Leggat, Lennox John
The thesis describes experimental techniques used and results obtained in the investigation of the pure tone components of sound radiation from a commercial 19 inch axial flow fan. The causes and extent of the discrete tone sources were investigated by several methods: cross-correlation of fan surface pressure fluctuations with far field sound, spectral analysis of surface pressure, and examination of surface pressure waveforms. A unique feature involved the design of an apparatus for detecting and transmitting fan-borne pressure fluctuations off the rotating blades. "Causality Correlations" with the on-axis far field sound rendered dipole source strength distribution functions over a span wise line at 15 per cent chord from the leading edge of the fan blade and around a circumferential ring on the motor support strut at a fan radius of 89 per cent. Results indicate that the on-axis discrete tones are a result of source mechanisms causing force fluctuations on the blades and struts which in turn lead to sound radiation which is dipole in nature and is most intense on the axis of the fan. These mechanisms include ingestion of a concentrated vortex, modulation of the clearance between the blade tips and the fan shroud, flow separation around the inlet bell mouth, and fluctuations in the inflow velocity due to the proximity of the fan to the wedged wall of the Anechoic chamber. Crude integral approximations of source strength distributions over the surfaces of the blades and the struts indicated that sound radiation at the blade passage frequency from these two contributors to the overall sound would be about equal, although more sound radiation is expected to originate at the rotor. / Applied Science, Faculty of / Mechanical Engineering, Department of / Graduate
No description available.
Carter, Robert W.
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Florida Technological University College of Engineering Thesis / This research report documents the various types of Data Acquisition Systems in use for testing jet aircraft engines. The cost trade offs and design considerations are explored for systems which employ a digital computer as the prime recording/processing element. The digital computer has revolutionalized the data acquisition field, particularly in the testing of high performance jet engines. Test data can be acquired, processed, converted to engineering units, and out via high speed line printers and cathode ray tubes (CRT's). The data acquisition system operates on-line, and interleaves the random requests for data from multiple test cells by using a specially designed software system and multi-processing capability of the high speed digital computer. All test data must be traceable to The National Bureau of Standards, which required that all calibration standards also be traceable. Primary and secondary calibration methods are discussed and examples of the mathematical processes for conversion of the raw data to meaningful results are presented. Data Acquisition Systems for jet engine testing can be logically grouped into two main categories, with the determining factor being the type of test to be conducted. Production engine testing requires rapid setup, calibration, and fast data turn around, particularly for modern automated test facilities. Development engine testing requires a large number of data channels, infrequent setup, and complete software for extensive engine performance calculations. Both types of Data Acquistion Systems have been designed and built by Pratt & Whitney Aircraft and are used as examples of the techniques described in this report. / M.S.; / Masters; / Engineering; / Engineering; / Engineering; / 69 p. / 69 leaves, bound : ill. ; 29 cm.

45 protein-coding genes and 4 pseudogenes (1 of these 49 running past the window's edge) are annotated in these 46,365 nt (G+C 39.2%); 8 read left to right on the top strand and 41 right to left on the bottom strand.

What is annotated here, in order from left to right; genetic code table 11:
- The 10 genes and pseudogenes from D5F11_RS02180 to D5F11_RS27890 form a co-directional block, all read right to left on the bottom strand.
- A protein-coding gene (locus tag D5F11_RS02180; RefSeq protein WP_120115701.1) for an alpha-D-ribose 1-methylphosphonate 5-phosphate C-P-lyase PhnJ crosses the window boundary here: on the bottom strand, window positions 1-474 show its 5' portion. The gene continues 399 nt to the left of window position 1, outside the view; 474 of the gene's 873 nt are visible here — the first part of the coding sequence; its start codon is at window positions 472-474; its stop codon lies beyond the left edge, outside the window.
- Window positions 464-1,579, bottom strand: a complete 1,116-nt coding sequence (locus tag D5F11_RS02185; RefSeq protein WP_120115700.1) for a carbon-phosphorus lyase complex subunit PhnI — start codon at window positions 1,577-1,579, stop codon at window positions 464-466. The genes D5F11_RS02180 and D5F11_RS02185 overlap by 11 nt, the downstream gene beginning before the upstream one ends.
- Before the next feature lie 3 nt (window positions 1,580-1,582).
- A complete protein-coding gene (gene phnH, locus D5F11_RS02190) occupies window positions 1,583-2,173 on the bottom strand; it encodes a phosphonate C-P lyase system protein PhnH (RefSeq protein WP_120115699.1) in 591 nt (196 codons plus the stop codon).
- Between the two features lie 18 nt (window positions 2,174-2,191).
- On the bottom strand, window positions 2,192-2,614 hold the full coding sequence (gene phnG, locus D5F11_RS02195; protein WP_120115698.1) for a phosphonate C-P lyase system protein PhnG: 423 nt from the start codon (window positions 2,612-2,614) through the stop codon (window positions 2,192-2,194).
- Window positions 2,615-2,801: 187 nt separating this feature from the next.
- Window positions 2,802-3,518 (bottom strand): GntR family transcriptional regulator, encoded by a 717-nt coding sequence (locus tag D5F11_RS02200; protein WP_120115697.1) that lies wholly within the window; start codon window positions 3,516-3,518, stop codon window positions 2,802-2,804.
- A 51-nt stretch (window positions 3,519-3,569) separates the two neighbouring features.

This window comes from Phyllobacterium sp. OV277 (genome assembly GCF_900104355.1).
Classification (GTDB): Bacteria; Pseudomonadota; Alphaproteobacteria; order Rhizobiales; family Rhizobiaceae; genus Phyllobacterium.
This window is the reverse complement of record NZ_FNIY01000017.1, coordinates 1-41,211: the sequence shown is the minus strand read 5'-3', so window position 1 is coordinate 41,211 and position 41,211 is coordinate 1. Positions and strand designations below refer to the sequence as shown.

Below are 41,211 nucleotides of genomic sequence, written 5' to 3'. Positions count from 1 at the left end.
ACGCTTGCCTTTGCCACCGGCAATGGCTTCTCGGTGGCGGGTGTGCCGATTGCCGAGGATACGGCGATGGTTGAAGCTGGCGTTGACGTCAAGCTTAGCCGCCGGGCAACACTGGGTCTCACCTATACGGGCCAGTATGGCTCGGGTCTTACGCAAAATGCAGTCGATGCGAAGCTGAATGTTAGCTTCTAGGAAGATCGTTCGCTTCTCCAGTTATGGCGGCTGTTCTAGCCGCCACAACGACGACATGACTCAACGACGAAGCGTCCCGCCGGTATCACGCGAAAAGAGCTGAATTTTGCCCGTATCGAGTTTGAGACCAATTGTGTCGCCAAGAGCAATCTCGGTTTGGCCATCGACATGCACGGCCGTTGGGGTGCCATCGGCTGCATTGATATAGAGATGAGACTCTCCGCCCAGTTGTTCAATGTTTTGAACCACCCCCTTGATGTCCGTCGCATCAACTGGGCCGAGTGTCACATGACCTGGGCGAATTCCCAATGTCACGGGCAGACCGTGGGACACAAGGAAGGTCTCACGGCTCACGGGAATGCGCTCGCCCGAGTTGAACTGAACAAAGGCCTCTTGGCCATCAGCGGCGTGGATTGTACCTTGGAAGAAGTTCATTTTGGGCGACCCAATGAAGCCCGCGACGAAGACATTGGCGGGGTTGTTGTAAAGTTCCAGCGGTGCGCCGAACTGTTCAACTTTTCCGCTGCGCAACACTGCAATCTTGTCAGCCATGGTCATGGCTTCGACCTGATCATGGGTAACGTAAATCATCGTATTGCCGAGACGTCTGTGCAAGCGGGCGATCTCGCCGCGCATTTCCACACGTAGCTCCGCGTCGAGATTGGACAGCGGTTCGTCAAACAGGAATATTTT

Negrel, Christian Claude
This study examines NACA's organization in the light of Alfred D. Chandler's <i>Strategy and Structure</i>. It analyzes the agency's administration. NACA's strategy of maximizing existing technology and its committee's structure were the key elements in its failure to develop jet propulsion in the early 1940s. We will focus first on NACA and its organization. The second chapter will describe jet propulsion, particularly the acquisition of a Whittle engine from England and General Arnold 's role in keeping NACA out of the development of the Whittle engine in the United States. The third chapter will concentrate on the reasons that combined and led to the difficulties of NACA in the mid-forties and the 1950s. That chapter will look at the rise of the aviation industry, the criticism it expressed against NACA, and finally NACA's strategy as one of the causes of failure. / Master of Arts